Driving along Highway 11 through Temagami, it is easy to notice the impressive structure of the Temagami Train Station. This historic building, built in the early 1900s, has been restored as closely as possible to its original appearance. Today, it houses the Temagami & District Chamber of Commerce and a lovely gift shop we enjoy browsing.
We discover more history in Cobalt Mines, where we learn about the town’s mining heritage that made it a National Historic Site. It was once the richest silver-mining region in the world.
Ms. Claybelt is a gigantic 12-foot high and 18-foot long cow replica that is a photo attraction (aka selfie) in the Temiskaming Shores (New Liskeard) area, and we are happy to oblige before continuing our trip north.
The rugged Canadian Shield landscape from this morning is replaced by flat land and agriculture as yellow blooming fields stretch to the horizon, dotted with silver towering grain silos, not what you expect in Northern Ontario.
We are always eager to grab some delicious local snacks whenever we get the chance. Hence, we don’t need any convincing to stop and shop at local markets.
This brings me to the fourth advantage of RV travel: you can conveniently buy fresh local produce along the way and store it in the full-size fridge in the RV.
Pulling into the parking lot at Dream Acres Alpaca Farm just minutes before they close, we realize that staying on schedule is one challenge of all the unscheduled stops and breaks that make RV travel so relaxing. Walking with alpacas is a unique activity that we are excited to try. However, before we can walk on the farm’s well-maintained trails through the forest, we need to meet our alpaca companions. Alpacas can be selective about the people they interact with, and they communicate their disapproval by spitting at them. I am pleased to say no mucus was sprayed in our direction, and walking with alpacas is definitely a must-do experience.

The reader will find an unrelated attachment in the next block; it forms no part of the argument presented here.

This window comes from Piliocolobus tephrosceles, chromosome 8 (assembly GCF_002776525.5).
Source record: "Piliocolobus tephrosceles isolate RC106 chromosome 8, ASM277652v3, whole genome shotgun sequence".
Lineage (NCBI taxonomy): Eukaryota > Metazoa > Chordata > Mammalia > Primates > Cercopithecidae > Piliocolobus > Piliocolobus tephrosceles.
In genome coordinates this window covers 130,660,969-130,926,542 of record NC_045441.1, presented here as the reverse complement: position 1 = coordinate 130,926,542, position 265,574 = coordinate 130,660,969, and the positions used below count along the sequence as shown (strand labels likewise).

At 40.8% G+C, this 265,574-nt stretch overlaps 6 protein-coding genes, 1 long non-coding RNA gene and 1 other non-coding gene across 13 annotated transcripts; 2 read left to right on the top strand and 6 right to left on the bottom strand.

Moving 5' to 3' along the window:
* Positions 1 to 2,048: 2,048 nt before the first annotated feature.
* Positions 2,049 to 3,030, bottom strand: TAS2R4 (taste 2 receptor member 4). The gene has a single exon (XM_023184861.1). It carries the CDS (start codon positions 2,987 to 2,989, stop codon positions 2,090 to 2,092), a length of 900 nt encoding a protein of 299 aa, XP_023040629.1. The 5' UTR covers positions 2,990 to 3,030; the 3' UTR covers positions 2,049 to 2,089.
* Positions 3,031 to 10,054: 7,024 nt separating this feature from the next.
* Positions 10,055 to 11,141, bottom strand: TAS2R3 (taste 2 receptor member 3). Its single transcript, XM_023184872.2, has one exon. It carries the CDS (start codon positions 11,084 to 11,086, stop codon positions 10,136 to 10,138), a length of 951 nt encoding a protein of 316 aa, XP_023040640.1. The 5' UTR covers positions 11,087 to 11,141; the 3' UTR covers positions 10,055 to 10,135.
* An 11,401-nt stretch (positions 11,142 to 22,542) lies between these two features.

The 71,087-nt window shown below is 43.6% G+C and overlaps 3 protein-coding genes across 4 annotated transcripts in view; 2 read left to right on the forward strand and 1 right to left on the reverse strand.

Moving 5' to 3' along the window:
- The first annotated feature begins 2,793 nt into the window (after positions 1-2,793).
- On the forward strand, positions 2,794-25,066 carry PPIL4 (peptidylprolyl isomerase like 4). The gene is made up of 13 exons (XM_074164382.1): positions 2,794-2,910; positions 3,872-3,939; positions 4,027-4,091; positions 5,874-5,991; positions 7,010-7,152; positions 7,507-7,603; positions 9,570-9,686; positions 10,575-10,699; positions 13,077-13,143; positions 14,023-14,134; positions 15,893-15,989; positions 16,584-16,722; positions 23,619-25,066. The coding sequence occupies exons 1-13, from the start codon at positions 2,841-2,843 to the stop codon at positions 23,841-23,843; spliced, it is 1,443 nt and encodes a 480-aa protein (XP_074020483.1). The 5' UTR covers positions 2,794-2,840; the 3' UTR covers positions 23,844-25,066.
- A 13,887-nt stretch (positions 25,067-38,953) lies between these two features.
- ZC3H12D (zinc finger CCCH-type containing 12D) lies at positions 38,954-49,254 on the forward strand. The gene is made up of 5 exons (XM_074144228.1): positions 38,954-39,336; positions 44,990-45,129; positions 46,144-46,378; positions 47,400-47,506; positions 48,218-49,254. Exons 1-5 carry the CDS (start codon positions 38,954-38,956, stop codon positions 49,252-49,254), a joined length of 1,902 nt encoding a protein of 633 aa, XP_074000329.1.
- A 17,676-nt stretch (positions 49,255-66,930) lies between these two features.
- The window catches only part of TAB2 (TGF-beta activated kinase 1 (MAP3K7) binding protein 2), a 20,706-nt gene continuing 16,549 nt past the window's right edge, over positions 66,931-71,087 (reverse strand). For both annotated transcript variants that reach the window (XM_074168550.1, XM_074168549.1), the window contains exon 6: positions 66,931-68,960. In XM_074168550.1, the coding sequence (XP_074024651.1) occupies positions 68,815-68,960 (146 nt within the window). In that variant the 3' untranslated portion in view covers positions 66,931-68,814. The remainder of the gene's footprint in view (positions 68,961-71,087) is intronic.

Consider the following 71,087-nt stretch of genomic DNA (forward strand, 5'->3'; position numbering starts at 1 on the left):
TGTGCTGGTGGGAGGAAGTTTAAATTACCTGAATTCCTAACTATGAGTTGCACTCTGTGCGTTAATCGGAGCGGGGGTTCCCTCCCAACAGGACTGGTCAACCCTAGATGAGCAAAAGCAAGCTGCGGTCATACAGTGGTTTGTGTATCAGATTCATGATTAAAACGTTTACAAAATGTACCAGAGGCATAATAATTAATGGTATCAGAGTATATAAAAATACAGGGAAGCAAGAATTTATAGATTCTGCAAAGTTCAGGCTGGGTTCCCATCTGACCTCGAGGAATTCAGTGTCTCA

Back at the barn, we were introduced to the rest of the group and their feathered companions, and chat with our hostess, Danielle, about all things alpaca.
Leaving the animals is not easy, but there is more to see. We browsed the gift shop and learned how the alpaca fleece is woven into various products. If you want more, you can spend the night with the alpacas in the Airbnb trailer amongst the animals.
Benefit #5 of RV travel: dogs are not allowed at the farm for apparent reasons, but our companion was happy and comfortable staying in the RV. You can even run the air conditioning to cool the RV on hot days.
Day two, done and dusted, we are all set up at Cameron’s Beach and Campground with the campfire crackling and our favourite liquid refresher in hand. We arrived at the family-operated campground on beautiful “Big Nellie Lake” in Northeastern Ontario in time to watch the sun dip behind the horizon. As we pull up to the campground entrance, we are enticed by the offering of the on-site eatery suitably named the Snack Shack. We are happy to say the putine and Hot Dog were delicious. The opportunity to skip the dishes is much appreciated. There, you have it; two days and part one of our Northern Ontario RV adventure is in the books.
Tomorrow, we roll west into Onatrio’s Algoma region, searching for big water and the giant goose.